} Carefully, the Mighty One removed a small carton labeled 'One Half Dozen
} Grade AAA Quarks' and put it down on the counter next to the stove,
} where a skillet was already being heated.
}      "Okay, one more time," he said, cracking each quark into the
} skillet in turn.  "This is your brain." <CRACK> "This is an upper
} quark." <CRACK> "This is a downer quark." <CRACK> "This is a top quark."
} <CRACK> "This is a bottom quark." <CRACK> "This is a charmed quark"
} <CRACK-CHING!> "And this is a strange quark.  Any questions?"
}
} You owe the Oracle some mushrooms and peppers for his omelette.


399-06    (26771 dist, 3.0 mean)
Selected-By: John.McCartney@ebay.sun.com ( The Lion of Symmetry )

The Usenet Oracle has pondered your question deeply. Your question was:

> Oh blessed Oracle, whose underwear never bunches up in the back
> in that *particularly* uncomfortable way, please enlighten me this:
>
>     Has Walt Whitman fufilled the role of the American Poet as
>     conceptualized by Emerson, or is he in fact just a hairy
>     oversexed mountain man with a penchent for writing erotic
>     poetry?

And in response, thus spake the Oracle:

} Emerson's opinion is that Whitman is very close to fulfilling the
} role of the American Poet.  However, Lake and Palmer lean towards
} the "oversexed hairy mountain man" theory.
}
} You owe the Oracle a lumberjack who is OK, who sleeps all night and
} works all day.


399-07    (04b62 dist, 3.3 mean)
Selected-By: Greg Wohletz <greg@duke.cs.unlv.edu>

The Usenet Oracle has pondered your question deeply. Your question was:

> O huge and powerfully phlegmatic oracle, whose sinuses clear the world
> of all idiocy, please answer for me the following question:
>
> What's the difference between a booger and a bugger?

And in response, thus spake the Oracle:

} booger:  a globule of phlegm which hangs from the nose.  Also known as
}          "nature's Krazy Glue."
} bugger:  questioners like you, you little bugger, who think it's cute
}          to make fun of the Oracle's immortal shnozzola
}
} What's the difference?
}
} You can pick your questioners, and you can pick your nose, but only the
} Oracle can pick his questioners from his nose and wipe them on the
} couch.
}
} You owe the Oracle a box of Kleenex (tm).


399-08    (27464 dist, 3.1 mean)
Selected-By: nolan@helios.unl.edu (Harold the Foot)

The Usenet Oracle has pondered your question deeply. Your question was:

> Great Oracle, knower of the unknowable, decider of the undecidable,
> prover of the unprovable, will computer scientists ever determine
> rigorously whether P=NP?

And in response, thus spake the Oracle:

} Yes, and you can be the one to do it (with my help of course).  Here is
} the proof:
}
}       By lemma 13.7 we know that NP=P
}       Therefore P=NP Q.E.D.
}
} The proof of lemma 13.7 is left as an exercise for the supplicant.


399-09    (39830 dist, 2.5 mean)
Selected-By: Karyanta

The Usenet Oracle has pondered your question deeply. Your question was:

> O wise and mighty Oracle, whose fame may be about to increase due
> to the impending transfer of Thine group of sacred writings,
> alt.humor.oracle, to the realm of High Propagation, the rec.*
> hierarchy, ...
>
> How many shall vote for Thy new groups?  And how many against?
> And how shalt thou smight down those who dare to vote against Thee?

And in response, thus spake the Oracle:

}   I can't tell you the results beforehand! You know that! Y'see, while
} I'm happily omnipotent and already know excatly upon which newsgroup
} I will reaside in the coming months, to tell you would ruin the
} suspense. And besides, telling you would affect the outcome of the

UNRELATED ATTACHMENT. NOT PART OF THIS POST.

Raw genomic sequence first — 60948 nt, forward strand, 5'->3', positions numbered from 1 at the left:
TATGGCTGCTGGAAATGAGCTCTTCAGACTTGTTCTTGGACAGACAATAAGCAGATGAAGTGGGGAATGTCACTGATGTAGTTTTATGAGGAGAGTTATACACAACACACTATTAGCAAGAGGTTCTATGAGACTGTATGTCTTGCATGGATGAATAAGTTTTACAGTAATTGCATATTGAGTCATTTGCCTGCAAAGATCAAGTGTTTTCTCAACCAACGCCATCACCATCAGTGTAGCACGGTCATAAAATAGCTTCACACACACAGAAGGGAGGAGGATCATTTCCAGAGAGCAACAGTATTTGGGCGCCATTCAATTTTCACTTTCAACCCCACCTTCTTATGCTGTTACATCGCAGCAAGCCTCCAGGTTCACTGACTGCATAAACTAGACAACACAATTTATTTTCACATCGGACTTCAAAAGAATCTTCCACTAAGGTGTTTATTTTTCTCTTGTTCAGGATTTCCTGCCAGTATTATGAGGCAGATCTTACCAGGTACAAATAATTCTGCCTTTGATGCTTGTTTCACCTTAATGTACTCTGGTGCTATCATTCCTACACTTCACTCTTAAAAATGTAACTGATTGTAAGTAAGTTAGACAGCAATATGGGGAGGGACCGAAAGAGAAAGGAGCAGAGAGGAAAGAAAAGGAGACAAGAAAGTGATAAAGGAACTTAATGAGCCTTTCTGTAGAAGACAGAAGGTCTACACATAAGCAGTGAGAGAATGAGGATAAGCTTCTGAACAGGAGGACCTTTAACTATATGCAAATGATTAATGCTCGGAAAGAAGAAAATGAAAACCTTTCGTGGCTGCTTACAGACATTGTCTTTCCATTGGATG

} vote. By giving this response to your query (both of which, of course,
} I anticipated), I am ensuring that the outcome that I foresee shall
} take place. So don't bother.
}   Now smiting, that's another thing. That's fun in and of itself. If
} people vote against it, I may just have to call a rainstorm of a
} thousand hailstones the size of watermellons to dump itself on their
} brand new BMW. Or, in some cases, I'll have to place two of the
} infamous Energizer bunnies - one female, one male - in their homes and
} allow them and their children torment them for the remainder of their
} known lives.
}   But that's just a thought. I can't really tell you some of the
} meaner things, cuz that would also change the outcome.
}
}   You owe the oracle another newsgroup.


399-10    (16853 dist, 3.1 mean)
Selected-By: gt2126b@prism.gatech.edu (PETROSKY,WILLIAM T)

The Usenet Oracle has pondered your question deeply. Your question was:

>   If a star is 20 light years away, and has a stellar magnitude of
> 2.1, and you travel, by unknown means, towards the star at 30l.334
> times the speed of light, but you are wearing a light reflective
> bodysuit, and have artificial inertia fields compensating for the
> gravitational forces working towards ripping your poor flesh to
> shreds, then how long would it take you to eat a tuna on
> rye....without mustard?  In addition, how would it effect the
> situation if you are male or female? Lastly, if you are allergic to
> tuna, and must therefore eat some other form of meat, what meat would
> be the closest in terms of speed, color, and fragrance...not to
> mention agility?

And in response, thus spake the Oracle:

} First of all, any good Physics prof. worth his atomic weight in protons
} will readily tell you that gender has nothing to do with it.  That gets
} one problem out of the way.
}
} Secondly, what you are referring to is the tuna paramagnetism curve
} first discovered and published by Wee No Gettit.  The curve, being an
} inversely proportional Electro-parafusical wave configuration of rye
} bread, first used by Noah Comprendo, allows us to generalize about the
} behavior of most sandwich meats at greater than light speeds.  Mustard,
} being an external factor rarely used on such journeys, can be
} disregarded as being immaterial as you have correctly pointed out.
} This was first showed by Provmi Rong and later backed up by research
} from the FDA who stringently requires that the mustard be properly
} labelled as being unsuitable for warp speeds as well as cholesterol
} free.
}
} The truth is that we honestly don't know.  Until we have the vital
} ability to run the tuna through the Linear Partical Accelerator now
} being built, all of our current knowledge can only lead to speculation.
}  It is believed, however, that chipped ham has a very similar
} consistency to tuna at such high velocity.  This oracle subscribes to
} this theory as he likes neither sandwich.  If it were up to me, all
} creatures travelling through space should be forced to eat roast beef
} with provolone cheese, heavy on the mayo.  People, being the
} non-conformists that they are, refuse to accept such sage advice.
} Mores the pity...
}
} You owe the oracle and artificial inertia field and a way to make money
} off of it.